• Essential fatty acids: Evening primrose oil (has been found useful in two thirds of cases of infantile eczema) and starflower oil are useful for reducing inflammation and regulating hormonal activity (women sometimes find their eczema flares up just before menstruation). Other forms of essential fatty acids may be found in certain proprietary branded products. Enquire in IAHS stores.

Any supplementary regime should be stuck to rigidly for at least 6 months initially. Adjustments can be made after that point. There are a variety of creams and ointments available, which can be helpful in alleviating the itch, and those based on calendula, chickweed, aloe vera, vitamin E (oil or high strength cream) and/or zinc are among the most useful.


Whilst eczema is often very distressing, it is not insurmountable and there are a lot of measures you can take to minimise, and, in many cases, eradicate the manifestations of it. However eczema will always be an underlying condition, so you will always need to take great care with your skin and be careful of what you eat.

Although sometimes very unsightly, eczema is not caused by an infection, and so is not contagious. Stress is a very important trigger factor, and the condition invariably worsens during times of anxiety or worry. Unfortunately having the condition itself often evokes anxiety on the part of the sufferer, which makes matters worse, thus creating a vicious circle. The answer is a positive approach using diet and selected remedies and therapies and even a slight improvement lifts the spirits, a healing occurrence in itself.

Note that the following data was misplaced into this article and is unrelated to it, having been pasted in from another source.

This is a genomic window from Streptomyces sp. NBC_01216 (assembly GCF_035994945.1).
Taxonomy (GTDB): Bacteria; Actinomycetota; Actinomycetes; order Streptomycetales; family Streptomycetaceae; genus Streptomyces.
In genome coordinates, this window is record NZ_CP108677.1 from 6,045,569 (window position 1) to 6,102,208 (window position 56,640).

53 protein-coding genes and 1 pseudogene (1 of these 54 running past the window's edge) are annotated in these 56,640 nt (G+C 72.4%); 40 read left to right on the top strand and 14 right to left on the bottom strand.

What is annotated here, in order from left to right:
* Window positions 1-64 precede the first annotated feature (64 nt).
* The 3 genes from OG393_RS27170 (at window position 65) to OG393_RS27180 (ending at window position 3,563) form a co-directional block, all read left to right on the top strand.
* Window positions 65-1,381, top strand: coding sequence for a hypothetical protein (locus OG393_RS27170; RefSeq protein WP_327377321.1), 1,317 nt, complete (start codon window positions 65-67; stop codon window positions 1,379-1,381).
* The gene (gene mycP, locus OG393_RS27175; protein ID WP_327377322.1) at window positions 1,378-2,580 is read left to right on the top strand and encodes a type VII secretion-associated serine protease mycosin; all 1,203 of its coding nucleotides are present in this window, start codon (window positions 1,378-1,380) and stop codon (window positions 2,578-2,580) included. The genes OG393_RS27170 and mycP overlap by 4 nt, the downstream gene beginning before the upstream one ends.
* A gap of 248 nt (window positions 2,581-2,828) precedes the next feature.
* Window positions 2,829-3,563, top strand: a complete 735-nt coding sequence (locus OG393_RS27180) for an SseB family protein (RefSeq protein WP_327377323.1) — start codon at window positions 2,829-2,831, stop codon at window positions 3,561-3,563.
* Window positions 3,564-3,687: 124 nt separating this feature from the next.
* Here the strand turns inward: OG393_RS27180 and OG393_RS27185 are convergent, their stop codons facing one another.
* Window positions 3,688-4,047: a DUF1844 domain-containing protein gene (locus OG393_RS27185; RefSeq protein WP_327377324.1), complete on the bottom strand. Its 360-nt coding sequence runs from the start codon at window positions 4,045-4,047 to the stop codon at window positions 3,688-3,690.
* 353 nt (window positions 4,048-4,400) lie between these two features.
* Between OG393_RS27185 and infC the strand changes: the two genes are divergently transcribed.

Eczema is very much an individual problem – what results in dramatic improvements for one person may have little effect on another. Therefore sufferers usually have to discover their own best solutions by trial and error.

Above all, remember to :

  1. Give any approach a fair trial – a few months at least before deciding whether or not it is helping you.
  2. Keep an open mind about trying new approaches.
  3. Exchange information and ideas with other sufferers.
  4. Be positive! Somewhere, sometime you’ll discover a treatment that works for you. Just keep looking!

Further Reading

  • Eczema (Natural Way series), by Sheena Meredith
  • Everyday Homoeopathy by Dr. David Gemmell
  • Family Guide to Homoeopathy by Dr. Andrew Lockie
  • Skin Diseases by Jan de Vries
  • Better Health through Natural Healing by Ross Trattler
  • Skin Troublesby Leon Chiatow
  • Eczema Relief by Christine Orton

This fact sheet is for information only and is not meant to be used for self-diagnosis or as a substitute for consultation with a healthcare professional.